School for Abandoned Girls in India
Wed 10th October 2018 at 12.50 - 14.00
Rotaract members Paula and Tania reported on their month teaching in the school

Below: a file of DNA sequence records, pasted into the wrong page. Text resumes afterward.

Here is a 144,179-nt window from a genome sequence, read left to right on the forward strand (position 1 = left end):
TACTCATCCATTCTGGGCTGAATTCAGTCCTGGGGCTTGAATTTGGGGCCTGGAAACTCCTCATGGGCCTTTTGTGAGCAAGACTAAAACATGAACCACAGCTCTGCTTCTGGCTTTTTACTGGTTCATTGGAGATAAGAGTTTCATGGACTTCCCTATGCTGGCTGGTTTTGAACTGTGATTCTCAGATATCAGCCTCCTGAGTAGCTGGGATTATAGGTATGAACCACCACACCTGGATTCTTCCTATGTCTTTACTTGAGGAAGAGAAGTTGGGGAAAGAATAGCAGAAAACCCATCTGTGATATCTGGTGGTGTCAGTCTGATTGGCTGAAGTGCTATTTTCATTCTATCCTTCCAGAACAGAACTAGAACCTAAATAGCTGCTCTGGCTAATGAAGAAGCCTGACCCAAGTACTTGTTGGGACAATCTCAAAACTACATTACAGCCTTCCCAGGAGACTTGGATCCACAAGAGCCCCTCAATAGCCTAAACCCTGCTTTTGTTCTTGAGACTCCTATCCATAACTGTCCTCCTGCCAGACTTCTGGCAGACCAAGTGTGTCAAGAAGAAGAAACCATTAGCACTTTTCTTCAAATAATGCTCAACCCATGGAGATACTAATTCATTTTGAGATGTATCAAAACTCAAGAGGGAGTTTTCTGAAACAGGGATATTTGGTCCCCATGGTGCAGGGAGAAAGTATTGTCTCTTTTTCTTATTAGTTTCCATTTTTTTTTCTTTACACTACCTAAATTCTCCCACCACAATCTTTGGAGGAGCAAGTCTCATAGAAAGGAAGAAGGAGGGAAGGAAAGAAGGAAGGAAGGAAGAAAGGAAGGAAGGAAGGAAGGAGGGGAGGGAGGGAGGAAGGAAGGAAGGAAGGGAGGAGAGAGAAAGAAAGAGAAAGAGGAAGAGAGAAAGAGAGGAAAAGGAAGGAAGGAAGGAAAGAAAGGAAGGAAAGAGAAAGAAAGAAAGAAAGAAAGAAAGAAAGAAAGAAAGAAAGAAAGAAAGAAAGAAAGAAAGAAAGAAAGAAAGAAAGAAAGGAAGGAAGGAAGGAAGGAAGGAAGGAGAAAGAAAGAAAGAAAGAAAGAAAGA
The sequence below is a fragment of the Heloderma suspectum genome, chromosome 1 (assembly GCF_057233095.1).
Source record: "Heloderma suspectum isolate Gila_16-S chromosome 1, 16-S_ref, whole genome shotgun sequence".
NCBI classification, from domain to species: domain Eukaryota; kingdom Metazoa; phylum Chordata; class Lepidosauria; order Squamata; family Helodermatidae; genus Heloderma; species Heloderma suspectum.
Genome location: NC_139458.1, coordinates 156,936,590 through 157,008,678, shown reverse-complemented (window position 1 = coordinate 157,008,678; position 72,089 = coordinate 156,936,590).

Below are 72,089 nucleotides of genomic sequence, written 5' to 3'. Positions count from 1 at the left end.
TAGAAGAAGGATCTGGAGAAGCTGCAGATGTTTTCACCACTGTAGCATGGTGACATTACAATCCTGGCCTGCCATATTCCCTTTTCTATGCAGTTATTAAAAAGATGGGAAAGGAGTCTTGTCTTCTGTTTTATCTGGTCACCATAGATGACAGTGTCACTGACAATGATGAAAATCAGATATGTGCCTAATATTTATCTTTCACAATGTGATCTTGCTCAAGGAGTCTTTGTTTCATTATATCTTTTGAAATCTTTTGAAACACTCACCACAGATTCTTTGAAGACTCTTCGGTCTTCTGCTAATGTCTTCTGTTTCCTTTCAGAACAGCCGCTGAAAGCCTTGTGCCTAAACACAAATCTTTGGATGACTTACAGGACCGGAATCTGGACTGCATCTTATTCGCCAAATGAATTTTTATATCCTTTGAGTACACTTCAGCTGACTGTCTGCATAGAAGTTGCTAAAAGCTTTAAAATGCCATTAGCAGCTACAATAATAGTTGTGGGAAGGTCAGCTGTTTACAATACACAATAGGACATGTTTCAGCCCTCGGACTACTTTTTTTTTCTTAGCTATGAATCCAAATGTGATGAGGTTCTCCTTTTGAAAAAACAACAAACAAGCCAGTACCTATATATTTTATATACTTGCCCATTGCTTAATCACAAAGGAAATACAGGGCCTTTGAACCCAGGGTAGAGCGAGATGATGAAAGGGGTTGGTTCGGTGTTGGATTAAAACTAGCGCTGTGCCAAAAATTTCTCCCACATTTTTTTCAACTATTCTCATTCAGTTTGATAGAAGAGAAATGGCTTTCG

‘Rotaract’ – Rotary’s international network of service clubs for young people aged between 18 and 30 – is celebrating its 50th anniversary this year.The good work it does was exemplified by two Rotaractors, Paula Aykol and Tania Savant, when they spoke about the month they spent teaching at a school for 70 disadvantaged girls in a remote part of India this past summer. The Kanya Gurukul School is supported by Rotaract St Andrews and its parent body, the Rotary Club of St Andrews. Paula and Tania were chosen, from the many St Andrews students who applied, to go to the school to help the girls, some as young as 4, with their English speaking and IT skills. The school is wholly dependent on donations and faces many challenges but Paula and Tania were hugely impressed by the girls’ eagerness and aptitude for learning and the devoted work of their two teachers. They had succeeded in giving their pupils a good grounding in basic English grammar, which the girls could now draw upon in conversation with native English speakers. The contact opened the girls’ minds to such basic knowledge as that Scotland is more than a train-ride away from India and that one can grow up speaking Hindi, as did Tania, without ever having lived in India. It was equally a learning experience for her and Paula as they came to understand that, for these girls, finding a husband will be essential for their well-being and personal safety. In his vote of thanks Peter Davidson remarked that Paula and Tania were themselves perfect examples of the benefits that follow from the empowerment of women.